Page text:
In the first decision, Hy-Brand Industrial Contractors, Ltd., 365 NLRB No. 156 (2017), the NLRB overruled the controversial joint-employer standard set forth by the Obama-era NLRB in Browning-Ferris Industries of California, Inc. d/b/a BFI Newby Island Recyclery, 362 NLRB No. 186 (2015), and ruled that the joint-employer standard would return to that which existed before the Browning-Ferris decision. In The Boeing Company, 365 NLRB No. 154 (2017), the NLRB overruled the “reasonably construe” standard from Lutheran Heritage Village–Livonia, 343 NLRB No. 646 (2004), which held that an employer’s maintenance of a facially neutral rule would be unlawful under Section 7 of the National Labor Relations Act (NLRA) if employees would reasonably construe the rule to prohibit Section 7 activity.

The subjects at issue in Hy-Brand (joint-employer standard) and The Boeing Company (facially neutral handbook/policy provisions) were among those cited in the memorandum issued by new NLRB general counsel Peter Robb on December 1, 2017 as examples of high-priority issues that now must be submitted to the Office of General Counsel’s Division of Advice for review. The decisions in Hy-Brand and The Boeing Company are sure to be followed by other decisions reversing rulings made by the NLRB when it had a Democratic majority, particularly those that involve other issues identified in the general counsel’s memorandum, such as employee use of an employer's email system for Section 7 activity and off-duty employee access to property.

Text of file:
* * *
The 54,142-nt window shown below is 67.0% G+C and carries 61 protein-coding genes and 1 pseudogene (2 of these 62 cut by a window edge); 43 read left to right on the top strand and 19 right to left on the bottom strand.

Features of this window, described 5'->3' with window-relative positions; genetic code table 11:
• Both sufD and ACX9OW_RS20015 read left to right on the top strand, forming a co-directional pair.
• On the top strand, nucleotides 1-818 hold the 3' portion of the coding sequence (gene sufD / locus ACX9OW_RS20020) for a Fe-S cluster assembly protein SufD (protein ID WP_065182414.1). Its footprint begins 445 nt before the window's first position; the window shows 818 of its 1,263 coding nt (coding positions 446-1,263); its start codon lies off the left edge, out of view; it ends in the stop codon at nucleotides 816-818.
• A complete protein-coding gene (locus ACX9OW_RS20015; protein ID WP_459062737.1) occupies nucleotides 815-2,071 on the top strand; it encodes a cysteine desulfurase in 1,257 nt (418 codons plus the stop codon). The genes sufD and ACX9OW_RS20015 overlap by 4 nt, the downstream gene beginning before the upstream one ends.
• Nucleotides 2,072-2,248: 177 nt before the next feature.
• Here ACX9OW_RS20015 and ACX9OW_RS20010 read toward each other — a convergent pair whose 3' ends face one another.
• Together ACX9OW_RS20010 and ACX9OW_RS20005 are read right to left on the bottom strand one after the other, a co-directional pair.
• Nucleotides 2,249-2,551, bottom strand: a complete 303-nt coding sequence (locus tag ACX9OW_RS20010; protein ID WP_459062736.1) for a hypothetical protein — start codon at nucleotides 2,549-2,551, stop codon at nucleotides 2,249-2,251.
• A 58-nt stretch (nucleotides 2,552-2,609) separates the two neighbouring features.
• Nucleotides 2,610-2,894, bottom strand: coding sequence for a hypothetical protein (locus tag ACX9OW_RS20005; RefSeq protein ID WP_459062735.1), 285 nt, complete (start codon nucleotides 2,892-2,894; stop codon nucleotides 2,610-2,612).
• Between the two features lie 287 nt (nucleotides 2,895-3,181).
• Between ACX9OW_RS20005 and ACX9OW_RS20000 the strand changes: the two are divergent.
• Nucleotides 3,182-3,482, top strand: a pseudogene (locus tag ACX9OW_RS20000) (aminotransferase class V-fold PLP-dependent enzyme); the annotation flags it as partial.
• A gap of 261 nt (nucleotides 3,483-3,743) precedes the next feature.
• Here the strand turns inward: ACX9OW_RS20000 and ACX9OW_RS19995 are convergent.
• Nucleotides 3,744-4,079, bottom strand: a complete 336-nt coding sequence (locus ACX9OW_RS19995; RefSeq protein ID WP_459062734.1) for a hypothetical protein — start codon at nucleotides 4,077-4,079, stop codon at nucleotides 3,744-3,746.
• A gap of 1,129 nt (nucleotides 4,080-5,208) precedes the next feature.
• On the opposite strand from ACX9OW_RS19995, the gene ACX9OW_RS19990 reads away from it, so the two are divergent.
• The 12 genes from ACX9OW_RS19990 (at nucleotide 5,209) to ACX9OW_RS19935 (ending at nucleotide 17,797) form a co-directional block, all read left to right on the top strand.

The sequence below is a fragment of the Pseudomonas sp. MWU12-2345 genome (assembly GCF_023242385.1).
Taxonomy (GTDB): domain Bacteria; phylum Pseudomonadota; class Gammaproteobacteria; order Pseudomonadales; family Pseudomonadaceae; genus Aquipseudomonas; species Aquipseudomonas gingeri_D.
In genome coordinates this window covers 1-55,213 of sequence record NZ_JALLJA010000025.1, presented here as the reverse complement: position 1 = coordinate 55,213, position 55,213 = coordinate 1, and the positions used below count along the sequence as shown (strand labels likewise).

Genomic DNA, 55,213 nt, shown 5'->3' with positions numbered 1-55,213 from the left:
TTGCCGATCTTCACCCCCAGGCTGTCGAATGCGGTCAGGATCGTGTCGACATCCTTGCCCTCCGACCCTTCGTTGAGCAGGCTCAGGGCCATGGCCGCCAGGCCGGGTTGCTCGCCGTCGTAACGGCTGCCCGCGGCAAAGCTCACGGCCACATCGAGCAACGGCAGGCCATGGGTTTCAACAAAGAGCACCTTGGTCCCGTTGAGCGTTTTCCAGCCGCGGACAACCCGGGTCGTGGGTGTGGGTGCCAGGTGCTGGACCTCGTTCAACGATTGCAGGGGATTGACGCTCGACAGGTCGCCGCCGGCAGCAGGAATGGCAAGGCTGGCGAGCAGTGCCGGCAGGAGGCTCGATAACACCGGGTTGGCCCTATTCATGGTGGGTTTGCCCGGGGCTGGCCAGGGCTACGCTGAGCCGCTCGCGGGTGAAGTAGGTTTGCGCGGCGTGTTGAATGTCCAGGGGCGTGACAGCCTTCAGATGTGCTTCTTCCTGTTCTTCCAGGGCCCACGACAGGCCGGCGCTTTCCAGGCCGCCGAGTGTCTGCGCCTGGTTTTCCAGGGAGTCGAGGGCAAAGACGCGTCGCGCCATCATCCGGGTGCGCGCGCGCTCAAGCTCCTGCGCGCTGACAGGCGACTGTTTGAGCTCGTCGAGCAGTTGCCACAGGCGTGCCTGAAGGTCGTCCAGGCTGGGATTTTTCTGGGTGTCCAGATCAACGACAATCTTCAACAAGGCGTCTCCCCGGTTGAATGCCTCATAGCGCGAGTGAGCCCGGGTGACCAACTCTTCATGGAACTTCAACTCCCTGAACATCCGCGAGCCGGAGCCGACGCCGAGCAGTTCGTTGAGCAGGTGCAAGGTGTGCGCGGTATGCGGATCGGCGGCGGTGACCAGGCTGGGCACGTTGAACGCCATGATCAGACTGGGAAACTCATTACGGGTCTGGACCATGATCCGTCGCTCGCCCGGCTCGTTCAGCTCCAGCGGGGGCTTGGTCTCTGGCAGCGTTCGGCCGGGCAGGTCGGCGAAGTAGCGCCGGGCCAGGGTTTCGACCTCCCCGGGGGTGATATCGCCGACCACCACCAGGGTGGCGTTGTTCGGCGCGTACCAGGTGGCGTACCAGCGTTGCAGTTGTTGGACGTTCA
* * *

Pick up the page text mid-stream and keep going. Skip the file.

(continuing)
Hy-Brand Decision

In August 2015, the Obama-era NLRB issued a landmark decision in Browning-Ferris, significantly lowering the burden of proving that two entities are joint employers. Among other effects, the Browning-Ferris standard made it easier for unions to organize contingent workers. The joint-employer standard set forth in Browning-Ferris required only a finding that (1) the two separate employers were both employers within the meaning of the common law and (2) they shared or co-determined matters governing the essential terms and conditions of employment, which encompasses a broad variety of factors, including hiring, firing, discipline, supervision, direction of work, wages, hours of work, scheduling the number of workers, seniority, overtime and work assignments. Notably, the exercise of such control did not have to be direct and immediate, and the mere right to control, even if unexercised, was probative of a joint-employer relationship.

With Hy-Brand, the NLRB took the opportunity to revisit the joint-employer standard and decided to return to the pre-Browning-Ferris standard. In the case, employees of two companies, Hy-Brand Industrial Contractors Ltd. and Brandt Construction Co., were discharged from their respective employers after they engaged in work stoppages due to concerns about wages, benefits and workplace safety. An administrative law judge (ALJ) found that the entities were in fact joint employers. The NLRB agreed with the ALJ’s conclusion, but it held that the ALJ applied the wrong standard in reaching that conclusion. The NLRB stated in strong terms that “the Browning-Ferris standard is a distortion of common law as interpreted by the NLRB and the courts, it is contrary to the Act, it is ill advised as a matter of policy, and its application would prevent the NLRB from discharging one of its primary responsibilities under the Act, which is to foster stability in labor-management relations.” The NLRB’s fundamental disagreement with the Browning-Ferris decision was that it makes indicia of indirect and potential control dispositive of a joint-employer relationship without any evidence of direct control in a single area.